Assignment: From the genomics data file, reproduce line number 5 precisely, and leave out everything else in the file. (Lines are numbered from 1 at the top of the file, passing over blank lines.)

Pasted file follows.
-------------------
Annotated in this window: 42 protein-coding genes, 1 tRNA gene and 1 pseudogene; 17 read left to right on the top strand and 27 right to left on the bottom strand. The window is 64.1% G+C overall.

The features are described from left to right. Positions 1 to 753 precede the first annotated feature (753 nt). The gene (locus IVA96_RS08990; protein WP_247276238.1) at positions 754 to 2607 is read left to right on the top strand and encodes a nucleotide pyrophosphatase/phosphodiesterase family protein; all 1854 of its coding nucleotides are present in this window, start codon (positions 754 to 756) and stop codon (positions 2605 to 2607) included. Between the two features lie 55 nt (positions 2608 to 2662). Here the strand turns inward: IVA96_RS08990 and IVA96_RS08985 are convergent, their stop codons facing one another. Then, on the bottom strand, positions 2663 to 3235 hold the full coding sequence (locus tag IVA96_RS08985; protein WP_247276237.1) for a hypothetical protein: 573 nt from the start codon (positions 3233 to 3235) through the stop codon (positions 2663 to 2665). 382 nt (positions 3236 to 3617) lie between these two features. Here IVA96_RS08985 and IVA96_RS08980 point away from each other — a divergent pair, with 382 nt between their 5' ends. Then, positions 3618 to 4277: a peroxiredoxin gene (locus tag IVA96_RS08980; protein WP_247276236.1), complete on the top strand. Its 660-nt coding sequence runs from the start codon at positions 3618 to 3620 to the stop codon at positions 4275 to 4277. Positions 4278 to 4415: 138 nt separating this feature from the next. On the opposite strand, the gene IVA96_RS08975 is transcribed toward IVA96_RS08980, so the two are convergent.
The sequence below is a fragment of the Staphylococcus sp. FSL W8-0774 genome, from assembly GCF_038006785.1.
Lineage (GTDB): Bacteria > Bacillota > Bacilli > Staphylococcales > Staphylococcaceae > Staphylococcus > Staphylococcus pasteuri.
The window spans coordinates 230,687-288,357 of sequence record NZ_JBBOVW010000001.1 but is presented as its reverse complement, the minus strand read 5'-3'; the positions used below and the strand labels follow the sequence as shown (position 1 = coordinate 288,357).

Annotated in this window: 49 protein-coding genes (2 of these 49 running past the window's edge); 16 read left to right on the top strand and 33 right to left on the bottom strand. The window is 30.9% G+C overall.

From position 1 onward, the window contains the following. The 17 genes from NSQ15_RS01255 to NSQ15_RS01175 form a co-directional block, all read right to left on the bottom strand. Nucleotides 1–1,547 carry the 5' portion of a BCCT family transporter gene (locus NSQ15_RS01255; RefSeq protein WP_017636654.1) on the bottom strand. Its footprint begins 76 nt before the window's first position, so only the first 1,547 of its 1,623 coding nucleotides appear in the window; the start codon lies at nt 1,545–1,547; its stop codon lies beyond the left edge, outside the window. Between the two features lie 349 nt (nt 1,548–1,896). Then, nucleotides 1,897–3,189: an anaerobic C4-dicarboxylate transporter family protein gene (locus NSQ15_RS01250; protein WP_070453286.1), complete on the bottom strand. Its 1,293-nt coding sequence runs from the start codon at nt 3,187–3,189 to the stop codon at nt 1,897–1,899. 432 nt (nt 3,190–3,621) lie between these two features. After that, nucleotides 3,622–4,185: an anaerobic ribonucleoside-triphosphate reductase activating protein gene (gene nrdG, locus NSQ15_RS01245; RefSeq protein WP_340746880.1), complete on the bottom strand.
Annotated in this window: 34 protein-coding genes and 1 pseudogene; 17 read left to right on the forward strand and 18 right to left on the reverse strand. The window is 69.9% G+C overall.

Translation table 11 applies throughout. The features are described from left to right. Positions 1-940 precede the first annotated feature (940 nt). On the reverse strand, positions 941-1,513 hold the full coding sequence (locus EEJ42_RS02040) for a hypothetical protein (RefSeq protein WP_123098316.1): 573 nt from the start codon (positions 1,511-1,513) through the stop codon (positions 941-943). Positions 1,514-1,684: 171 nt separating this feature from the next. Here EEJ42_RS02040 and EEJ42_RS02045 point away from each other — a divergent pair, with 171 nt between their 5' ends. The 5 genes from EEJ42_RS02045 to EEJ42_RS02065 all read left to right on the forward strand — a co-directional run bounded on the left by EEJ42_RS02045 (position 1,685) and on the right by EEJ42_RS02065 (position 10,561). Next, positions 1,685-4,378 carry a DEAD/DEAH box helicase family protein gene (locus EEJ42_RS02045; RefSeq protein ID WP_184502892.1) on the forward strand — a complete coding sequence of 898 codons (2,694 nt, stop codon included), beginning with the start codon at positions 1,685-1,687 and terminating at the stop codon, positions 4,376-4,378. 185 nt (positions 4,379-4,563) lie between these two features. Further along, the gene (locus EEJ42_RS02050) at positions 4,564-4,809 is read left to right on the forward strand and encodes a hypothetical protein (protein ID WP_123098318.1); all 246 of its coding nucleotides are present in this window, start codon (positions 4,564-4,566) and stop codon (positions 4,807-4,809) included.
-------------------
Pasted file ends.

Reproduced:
The window spans coordinates 230,687-288,357 of sequence record NZ_JBBOVW010000001.1 but is presented as its reverse complement, the minus strand read 5'-3'; the positions used below and the strand labels follow the sequence as shown (position 1 = coordinate 288,357).